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Imperva Reports On Botnet Based Search Engine Mining

Imperva : 17 August, 2011  (Technical Article)
Rapid search iterations on Google enable hackers to perform cyber reconnaissance and bypass the search engine's security measures
Imperva Reports On Botnet Based Search Engine Mining
Imperva’s Hacker Intelligence Initiative (HII) today revealed that hackers are making use of the power of search engines to successfully carry out attacks – and it’s risk free. Hackers, armed with a browser and specially crafted search queries (“Dorks”), are using botnets to generate more than 80,000 daily queries, identify potential attack targets and build an accurate picture of the resources within that server that are potentially exposed. Automating the query and result parsing enables the attacker to issue a large number of queries, examine all the returned results and get a filtered list of potentially exploitable sites in a very short time and with minimal effort. As searches are conducted using botnets, and not the hacker’s IP address, the attacker’s identity remains concealed.

“Hackers have become experts at using Google to create a map of hackable targets on the Web.  This cyber reconnaissance allows hackers to be more productive when it comes to targeting attacks which may lead to contaminated web sites, data theft, data modification, or even a compromise of company servers” explained Imperva's CTO, Amichai Shulman.  "These attacks highlight that search engine providers are need to do more to prevent attackers from taking advantage of their platforms.”

In order to block automated search campaigns, today’s search engines deploy detection mechanisms which are based on the IP address of the originating request. Imperva’s investigation shows that hackers easily overcome these detection mechanisms by distributing their queries across different compromised machines i.e. the botnets.

During May and June its Application Defence Centre (ADC) observed a specific botnet attack on a popular search engine. For each unique search query, the botnet examined dozens and even hundreds of returned results using paging parameters in the query.

The volume of attack traffic was huge: nearly 550,000 queries (up to 81,000 daily queries, and 22,000 daily queries on average) were requested during the observation period. The attacker was able to take advantage of the bandwidth available to the dozens of controlled hosts in the botnet to seek and examine vulnerable applications.

The Hacker’s 4 Steps for an Industrialised Attack:

1 Get a botnet. This is usually done by renting a botnet from a bot farmer who has a global network of compromised computers under his control.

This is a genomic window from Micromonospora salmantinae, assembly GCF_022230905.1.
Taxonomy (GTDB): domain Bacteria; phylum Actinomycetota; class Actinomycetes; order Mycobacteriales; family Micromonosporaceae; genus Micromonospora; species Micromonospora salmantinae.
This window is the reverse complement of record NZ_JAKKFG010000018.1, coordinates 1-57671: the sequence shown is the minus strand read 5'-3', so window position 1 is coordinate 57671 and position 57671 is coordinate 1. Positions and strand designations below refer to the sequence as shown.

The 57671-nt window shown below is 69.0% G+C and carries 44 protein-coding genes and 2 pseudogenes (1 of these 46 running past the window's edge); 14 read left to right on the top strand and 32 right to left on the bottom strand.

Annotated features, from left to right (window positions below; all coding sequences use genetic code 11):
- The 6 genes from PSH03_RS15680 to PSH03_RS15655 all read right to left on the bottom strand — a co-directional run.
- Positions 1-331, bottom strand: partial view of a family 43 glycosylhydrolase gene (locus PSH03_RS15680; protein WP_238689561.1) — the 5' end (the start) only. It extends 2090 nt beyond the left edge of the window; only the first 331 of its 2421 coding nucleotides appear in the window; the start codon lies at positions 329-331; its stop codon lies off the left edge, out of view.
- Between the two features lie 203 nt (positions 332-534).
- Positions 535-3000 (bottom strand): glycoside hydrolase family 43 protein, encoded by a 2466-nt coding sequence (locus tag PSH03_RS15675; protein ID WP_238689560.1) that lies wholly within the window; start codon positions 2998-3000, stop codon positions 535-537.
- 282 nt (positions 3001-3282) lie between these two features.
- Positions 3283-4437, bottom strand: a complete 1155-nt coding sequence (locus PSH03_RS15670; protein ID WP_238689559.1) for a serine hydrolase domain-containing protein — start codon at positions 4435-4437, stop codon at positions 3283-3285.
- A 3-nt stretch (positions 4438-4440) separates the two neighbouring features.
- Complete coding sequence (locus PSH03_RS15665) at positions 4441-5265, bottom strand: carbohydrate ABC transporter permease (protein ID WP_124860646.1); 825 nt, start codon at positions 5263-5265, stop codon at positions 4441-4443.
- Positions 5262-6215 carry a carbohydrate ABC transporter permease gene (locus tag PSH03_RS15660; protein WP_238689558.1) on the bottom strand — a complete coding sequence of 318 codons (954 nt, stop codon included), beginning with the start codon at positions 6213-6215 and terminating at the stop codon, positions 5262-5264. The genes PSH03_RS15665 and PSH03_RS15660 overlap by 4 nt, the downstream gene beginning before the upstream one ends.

2 Obtain a tool for coordinated, distributed searching. This tool is deployed to the botnet agents and it usually contains a database of dorks.

3 Launch a massive search campaign through the botnet. Our observations show that there is an automated infrastructure to control the distribution of dorks and the examination of the results between botnet parts.

4 Craft a massive attack campaign based on search results. With the list of potentially vulnerable resources, the attacker can create, or use a ready-made, script to craft targeted attack vectors that attempt to exploit vulnerabilities in pages retrieved by the search campaign. Attacks include: infecting web applications, compromising corporate data or stealing sensitive personal information.

Search engine providers should start looking for unusual suspicious queries – such as those that are known to be part of public dorks-databases, or queries that look for known sensitive files (/etc files or database data files).

A list of IPs suspected of being part of a botnet and a pattern of queries from the botnet can be extracted from the suspicious traffic that is flagged by the analysis. Using these black-lists, search engines can then:

­ Apply strict anti-automation policies (e.g. using CAPTCHA) to IP addresses that are blacklisted. Google has been known to use CAPTCHA in recent years when a client host exhibits suspicious behaviour. However, it appears that this is motivated at least partly by desire to fight Search Engine Optimisation and preserve the engine’s computational resources, and less by security concerns. Smaller search engines rarely resort to more sophisticated defences than applying timeouts between queries from the same IP, which are easily circumvented by automated botnets.

­ Identify additional hosts which exhibit the same suspicious behaviour pattern to update the IPs blacklist.

Search engines can use the IPs black list to issue warnings to the registered owners of the IPs that their machines may have been compromised by attackers. Such a proactive approach could help make the Internet safer, instead of just settling for limiting the damage caused by compromised hosts.

Organisations need to be aware that, with the efficiency and thorough indexing of corporate information – including Web applications, the exposure of vulnerable applications is bound to occur. While attackers are mapping out these targets, it is essential that organisations prepare against exploits tailored against these vulnerabilities.  This can be done by deploying runtime application layer security controls:

­ A Web Application Firewall should detect and block attempts at exploiting applications vulnerabilities.

­ Reputation-based controls could block attacks originating from known malicious sources.

­ As Imperva’s 2011 H1 Web Application Attack Report (WAAR) showed, attacks are automated so, knowing that a request is generated by an automated process and probably coming from a known active botnet source, should be flagged as malicious.
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